VOTING AND SOCIAL PRESSURE UNDER IMPERFECT INFORMATION
Alexander T. Clark and
International Economic Review, 2019, vol. 60, issue 4, 1705-1735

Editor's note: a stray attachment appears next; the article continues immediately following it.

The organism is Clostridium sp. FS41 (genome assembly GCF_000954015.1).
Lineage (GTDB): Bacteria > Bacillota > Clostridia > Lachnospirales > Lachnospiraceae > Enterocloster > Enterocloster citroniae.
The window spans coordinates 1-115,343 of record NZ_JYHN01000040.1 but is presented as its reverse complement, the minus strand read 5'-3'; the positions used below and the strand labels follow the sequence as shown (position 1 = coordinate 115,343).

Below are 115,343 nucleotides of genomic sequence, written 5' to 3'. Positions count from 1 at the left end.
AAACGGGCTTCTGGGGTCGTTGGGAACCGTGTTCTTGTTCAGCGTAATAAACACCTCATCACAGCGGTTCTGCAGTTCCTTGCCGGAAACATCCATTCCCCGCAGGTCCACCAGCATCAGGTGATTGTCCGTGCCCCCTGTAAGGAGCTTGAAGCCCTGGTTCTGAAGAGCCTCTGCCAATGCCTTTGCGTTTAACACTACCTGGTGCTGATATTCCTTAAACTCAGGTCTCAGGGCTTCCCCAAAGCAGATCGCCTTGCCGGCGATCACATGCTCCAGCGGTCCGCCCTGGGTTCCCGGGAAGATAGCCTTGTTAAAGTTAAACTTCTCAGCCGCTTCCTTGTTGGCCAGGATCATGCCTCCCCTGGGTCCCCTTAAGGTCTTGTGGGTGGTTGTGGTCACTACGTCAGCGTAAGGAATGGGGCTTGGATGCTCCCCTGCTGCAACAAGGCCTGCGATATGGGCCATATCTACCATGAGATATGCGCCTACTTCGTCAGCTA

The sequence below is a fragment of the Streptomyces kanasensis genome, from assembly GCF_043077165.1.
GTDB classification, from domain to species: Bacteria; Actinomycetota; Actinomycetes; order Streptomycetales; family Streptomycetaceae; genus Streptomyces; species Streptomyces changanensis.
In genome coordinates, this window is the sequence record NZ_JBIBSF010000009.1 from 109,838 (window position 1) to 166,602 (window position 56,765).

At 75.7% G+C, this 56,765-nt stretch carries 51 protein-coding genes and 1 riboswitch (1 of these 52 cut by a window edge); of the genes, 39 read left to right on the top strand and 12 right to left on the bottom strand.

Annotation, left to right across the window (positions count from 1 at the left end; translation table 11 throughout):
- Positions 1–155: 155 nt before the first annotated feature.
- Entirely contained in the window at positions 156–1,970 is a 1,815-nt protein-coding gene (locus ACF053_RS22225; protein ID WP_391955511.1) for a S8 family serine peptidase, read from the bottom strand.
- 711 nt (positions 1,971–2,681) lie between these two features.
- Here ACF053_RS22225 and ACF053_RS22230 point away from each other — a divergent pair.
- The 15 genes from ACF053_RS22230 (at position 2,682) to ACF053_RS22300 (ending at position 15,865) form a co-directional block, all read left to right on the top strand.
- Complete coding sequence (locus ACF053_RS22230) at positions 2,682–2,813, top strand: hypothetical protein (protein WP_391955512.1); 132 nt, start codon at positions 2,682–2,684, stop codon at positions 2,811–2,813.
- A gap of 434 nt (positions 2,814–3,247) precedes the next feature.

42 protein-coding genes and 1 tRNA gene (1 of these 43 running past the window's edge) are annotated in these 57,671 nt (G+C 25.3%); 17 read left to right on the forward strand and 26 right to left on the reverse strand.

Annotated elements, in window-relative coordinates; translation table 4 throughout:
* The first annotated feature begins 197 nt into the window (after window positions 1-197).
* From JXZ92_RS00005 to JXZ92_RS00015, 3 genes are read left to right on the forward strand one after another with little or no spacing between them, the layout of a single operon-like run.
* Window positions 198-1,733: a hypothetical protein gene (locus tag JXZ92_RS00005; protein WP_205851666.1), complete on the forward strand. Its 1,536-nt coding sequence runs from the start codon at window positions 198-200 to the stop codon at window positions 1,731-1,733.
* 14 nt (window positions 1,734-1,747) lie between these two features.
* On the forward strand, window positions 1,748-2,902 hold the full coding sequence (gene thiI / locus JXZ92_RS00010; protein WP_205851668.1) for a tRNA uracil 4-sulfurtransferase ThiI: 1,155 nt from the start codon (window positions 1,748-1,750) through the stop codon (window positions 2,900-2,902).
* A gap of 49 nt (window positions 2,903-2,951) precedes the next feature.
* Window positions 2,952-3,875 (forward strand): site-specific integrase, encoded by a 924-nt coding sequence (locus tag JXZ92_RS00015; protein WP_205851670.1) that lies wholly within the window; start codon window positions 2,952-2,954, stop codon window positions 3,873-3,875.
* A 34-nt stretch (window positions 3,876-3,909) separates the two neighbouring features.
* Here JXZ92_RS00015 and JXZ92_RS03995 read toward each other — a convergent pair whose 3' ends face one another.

We develop a model in which costly voting in a large, two‐party election is a sequentially rational choice of strategic, self‐interested players who can reward fellow voters by forming stronger ties in a network formation coordination game. The predictions match a variety of stylized facts, including explaining why an individual's voting behavior may depend on what she knows about her friends' actions. Players have imperfect information about others' voting behavior, and we find that some degree of privacy may be necessary for voting in equilibrium, enabling hypocritical but useful social pressure. Our framework applies to any costly prosocial behavior.
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